Records now the target as Joe Root and England assemble for rebuild

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 (Getty Images)
(Getty Images)

The phrase “former England Test captain Joe Root” is taking some getting used to, probably as much for the man himself as anyone else.

But that is where Root finds himself as England assemble at Lord’s today ahead of the First Test of the series against New Zealand, and the first of the Ben Stokes-Brendon McCullum era.

There have been so many conversation topics in the build-up to a series that has not seen England overhaul their team, but could well lead to just that. How will Stokes fare as captain? Can the opening pair, Alex Lees and Zak Crawley, justify the faith shown? Can Ollie Pope make it at No3? Can Ben Foakes, Craig Overton and Jack Leach cut the mustard? What will we see from the new faces, Harry Brook and Matty Potts? And what of the returning old guard of James Anderson and Stuart Broad?

Very little of that conversation has centred on Root, who resigned last month but remains England’s most important player, the best hope of a dysfunctional batting unit functioning. This could be a week of great celebration for Root, too; he is just 111 shy of 10,000 Test runs.

Stokes took the executive decision to return his great friend to his favoured No4 position and, after a healthy break with his young family, Root performed solidly for Yorkshire in the Championship and, more recently, the Vitality Blast, in which he was playing again yesterday, an indicator of his undying appetite for the game.

Root has kept his counsel since retiring and is not set to speak publicly before the Test. When he does, there will be no score settling, as he heads back into the ranks. Stokes can expect utter commitment from Root, who tweeted on the new appointment: “Always got each other’s backs, I’ll be right with you every step of the way.” England are yet to appoint a vice-captain for Stokes, but McCullum says Root will be an invaluable guide.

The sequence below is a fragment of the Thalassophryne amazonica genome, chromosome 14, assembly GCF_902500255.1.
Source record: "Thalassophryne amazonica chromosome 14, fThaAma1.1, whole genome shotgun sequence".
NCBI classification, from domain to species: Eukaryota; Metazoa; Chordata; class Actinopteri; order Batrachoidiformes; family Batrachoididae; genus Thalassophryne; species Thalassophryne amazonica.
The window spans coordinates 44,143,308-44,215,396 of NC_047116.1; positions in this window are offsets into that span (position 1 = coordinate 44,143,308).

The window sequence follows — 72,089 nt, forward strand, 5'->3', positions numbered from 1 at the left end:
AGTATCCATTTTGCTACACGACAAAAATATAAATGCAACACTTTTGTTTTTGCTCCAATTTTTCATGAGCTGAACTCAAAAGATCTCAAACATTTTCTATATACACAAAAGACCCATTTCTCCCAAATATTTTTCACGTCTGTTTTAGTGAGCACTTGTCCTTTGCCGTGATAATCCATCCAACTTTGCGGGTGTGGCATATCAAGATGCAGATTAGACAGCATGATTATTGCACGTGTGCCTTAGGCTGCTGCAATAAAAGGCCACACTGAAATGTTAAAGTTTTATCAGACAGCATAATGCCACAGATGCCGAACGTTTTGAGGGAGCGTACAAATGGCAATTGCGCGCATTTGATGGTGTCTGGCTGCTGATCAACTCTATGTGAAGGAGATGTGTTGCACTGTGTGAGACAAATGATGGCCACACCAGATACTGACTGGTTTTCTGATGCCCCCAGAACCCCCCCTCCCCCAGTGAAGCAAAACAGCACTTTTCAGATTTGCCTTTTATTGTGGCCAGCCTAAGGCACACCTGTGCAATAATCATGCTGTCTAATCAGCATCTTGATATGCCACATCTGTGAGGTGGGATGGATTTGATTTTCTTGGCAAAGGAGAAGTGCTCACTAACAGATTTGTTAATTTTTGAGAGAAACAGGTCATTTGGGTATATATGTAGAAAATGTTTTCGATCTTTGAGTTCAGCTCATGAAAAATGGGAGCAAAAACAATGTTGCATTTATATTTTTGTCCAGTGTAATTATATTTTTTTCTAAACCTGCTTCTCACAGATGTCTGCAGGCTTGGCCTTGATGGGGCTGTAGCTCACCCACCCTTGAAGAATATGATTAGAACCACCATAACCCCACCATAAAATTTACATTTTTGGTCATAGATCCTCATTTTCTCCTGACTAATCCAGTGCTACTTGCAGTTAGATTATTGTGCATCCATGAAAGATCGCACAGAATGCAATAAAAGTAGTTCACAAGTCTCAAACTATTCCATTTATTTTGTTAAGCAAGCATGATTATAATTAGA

“You’ve got Rooty there with an immense amount of experience as a captain, and his ability to now fall into a leadership position without title is going to be a real key transition for him,” he said. “If we get that right it provides a nice layer of leadership around Stokesy.”

Root seems certain to buck a trend this century (or the central contracts era), where we see little more of England captains after their resignation.

Nasser Hussain resigned aged 35 in 2003 and played on for almost a year before making his final Test his final professional match. Michael Vaughan resigned in 2008 and played on for Yorkshire but never for England. In 2012, Andrew Strauss took things one step further, stepping down as captain and retiring from all cricket immediately. All three resigned during or at the end of series against Graeme Smith’s South Africa.

Stokes will be just the second Test captain Root has played under, after Alastair Cook. He had the longest stretch after stepping down. He was 32, a year older than Root is now, when he handed over to the Yorkshireman in 2017.

Cook completed two more summers and one more winter, with each season defined by one epic innings — 243 at Edgbaston, 244 not out at Melbourne, then that unforgettable farewell at The Oval — but plenty of lean times, too. In those 21 matches, Cook averaged just 38, down from 46.5 when he resigned the captaincy. When Cook retired, it was a shock, but he was burned out by the grind and scrutiny of international cricket. Since, he has enjoyed the quiet life in the shires, on the field with Essex and on his farm in Bedfordshire.

While Root and Cook were similar ages upon their resignations, they cut very different figures. Root captained England more than anyone, and admitted in his resignation release that it had taken a toll off the field.

He had the job at a very tricky time; he had the pandemic to contend with even before you consider the absurd schedule and the total collapse of his team-mates’ batting. But he is still churning out runs — eight centuries since the start of last year — and doing so with a smile on his face. He has fewer miles on the clock than Cook (140 Tests v 121), who was a more insular character, too.

Cook is the only other Englishman to have reach 10,000 runs (when he did, in 2016, it was a very big deal). Whether Root hauls it down this week or not, that is his job now: ticking off every batting record Cook set.

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